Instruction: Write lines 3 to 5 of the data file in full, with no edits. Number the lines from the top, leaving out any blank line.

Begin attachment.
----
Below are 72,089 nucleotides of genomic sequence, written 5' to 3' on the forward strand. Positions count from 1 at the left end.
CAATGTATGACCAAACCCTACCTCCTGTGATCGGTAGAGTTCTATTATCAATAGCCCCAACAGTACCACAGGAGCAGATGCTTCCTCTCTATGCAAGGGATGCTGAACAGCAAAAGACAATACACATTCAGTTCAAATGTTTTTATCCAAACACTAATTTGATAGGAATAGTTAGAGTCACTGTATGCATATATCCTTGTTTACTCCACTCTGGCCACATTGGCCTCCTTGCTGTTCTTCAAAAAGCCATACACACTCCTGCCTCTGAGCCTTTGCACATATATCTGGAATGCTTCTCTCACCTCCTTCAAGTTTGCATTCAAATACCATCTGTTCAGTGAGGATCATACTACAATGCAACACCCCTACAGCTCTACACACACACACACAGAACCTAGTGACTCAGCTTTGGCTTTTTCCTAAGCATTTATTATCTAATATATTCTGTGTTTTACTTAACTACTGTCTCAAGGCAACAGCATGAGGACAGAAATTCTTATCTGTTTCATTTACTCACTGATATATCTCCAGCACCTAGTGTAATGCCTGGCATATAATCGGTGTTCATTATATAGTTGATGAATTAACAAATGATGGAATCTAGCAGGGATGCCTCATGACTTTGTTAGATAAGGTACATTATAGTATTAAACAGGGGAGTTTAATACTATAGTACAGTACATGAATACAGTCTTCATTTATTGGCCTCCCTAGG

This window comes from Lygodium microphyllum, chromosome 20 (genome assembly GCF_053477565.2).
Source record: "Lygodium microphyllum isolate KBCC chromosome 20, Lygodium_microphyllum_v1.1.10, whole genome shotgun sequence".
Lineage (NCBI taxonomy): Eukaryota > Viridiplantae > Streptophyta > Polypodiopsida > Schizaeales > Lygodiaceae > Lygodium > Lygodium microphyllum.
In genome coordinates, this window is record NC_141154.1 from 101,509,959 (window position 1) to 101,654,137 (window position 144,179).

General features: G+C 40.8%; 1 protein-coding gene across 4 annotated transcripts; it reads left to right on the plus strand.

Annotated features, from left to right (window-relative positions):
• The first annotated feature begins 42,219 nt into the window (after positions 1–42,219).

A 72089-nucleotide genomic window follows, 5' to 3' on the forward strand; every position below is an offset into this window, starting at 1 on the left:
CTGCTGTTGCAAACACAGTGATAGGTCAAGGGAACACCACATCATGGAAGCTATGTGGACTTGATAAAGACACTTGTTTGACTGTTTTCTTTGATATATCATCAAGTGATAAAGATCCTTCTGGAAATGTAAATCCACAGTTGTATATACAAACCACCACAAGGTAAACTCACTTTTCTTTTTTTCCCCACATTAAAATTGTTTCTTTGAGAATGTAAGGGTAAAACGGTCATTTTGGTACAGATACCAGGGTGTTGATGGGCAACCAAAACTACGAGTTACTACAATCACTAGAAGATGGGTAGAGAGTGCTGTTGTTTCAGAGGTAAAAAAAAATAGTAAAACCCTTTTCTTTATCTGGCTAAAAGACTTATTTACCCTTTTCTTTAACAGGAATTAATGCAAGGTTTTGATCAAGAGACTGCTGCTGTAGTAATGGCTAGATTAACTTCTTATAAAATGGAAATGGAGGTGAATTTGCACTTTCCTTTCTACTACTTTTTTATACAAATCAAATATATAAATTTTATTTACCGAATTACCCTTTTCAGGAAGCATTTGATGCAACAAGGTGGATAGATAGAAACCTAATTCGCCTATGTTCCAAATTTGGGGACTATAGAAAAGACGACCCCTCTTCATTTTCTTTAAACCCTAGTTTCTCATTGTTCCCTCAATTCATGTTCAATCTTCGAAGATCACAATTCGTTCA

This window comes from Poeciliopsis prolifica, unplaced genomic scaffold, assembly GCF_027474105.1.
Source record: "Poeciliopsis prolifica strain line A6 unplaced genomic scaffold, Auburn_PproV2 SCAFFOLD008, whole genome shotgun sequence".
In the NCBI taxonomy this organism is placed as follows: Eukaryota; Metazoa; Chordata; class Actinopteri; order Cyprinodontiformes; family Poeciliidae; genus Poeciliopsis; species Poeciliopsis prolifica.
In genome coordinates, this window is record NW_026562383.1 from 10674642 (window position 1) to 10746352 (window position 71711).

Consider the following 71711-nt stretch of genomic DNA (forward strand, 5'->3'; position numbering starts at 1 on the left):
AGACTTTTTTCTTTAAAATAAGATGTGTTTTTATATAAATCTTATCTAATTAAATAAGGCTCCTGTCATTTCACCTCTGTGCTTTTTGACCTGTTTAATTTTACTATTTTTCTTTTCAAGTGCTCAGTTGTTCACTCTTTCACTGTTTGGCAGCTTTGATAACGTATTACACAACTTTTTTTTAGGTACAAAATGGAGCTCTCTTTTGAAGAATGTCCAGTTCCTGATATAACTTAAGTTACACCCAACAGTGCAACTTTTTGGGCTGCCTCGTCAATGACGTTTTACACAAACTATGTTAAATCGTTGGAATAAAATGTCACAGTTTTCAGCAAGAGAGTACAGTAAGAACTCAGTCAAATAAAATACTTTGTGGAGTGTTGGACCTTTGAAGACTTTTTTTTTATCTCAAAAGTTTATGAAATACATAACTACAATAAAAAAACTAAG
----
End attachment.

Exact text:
This window comes from Lygodium microphyllum, chromosome 20 (genome assembly GCF_053477565.2).
Source record: "Lygodium microphyllum isolate KBCC chromosome 20, Lygodium_microphyllum_v1.1.10, whole genome shotgun sequence".
Lineage (NCBI taxonomy): Eukaryota > Viridiplantae > Streptophyta > Polypodiopsida > Schizaeales > Lygodiaceae > Lygodium > Lygodium microphyllum.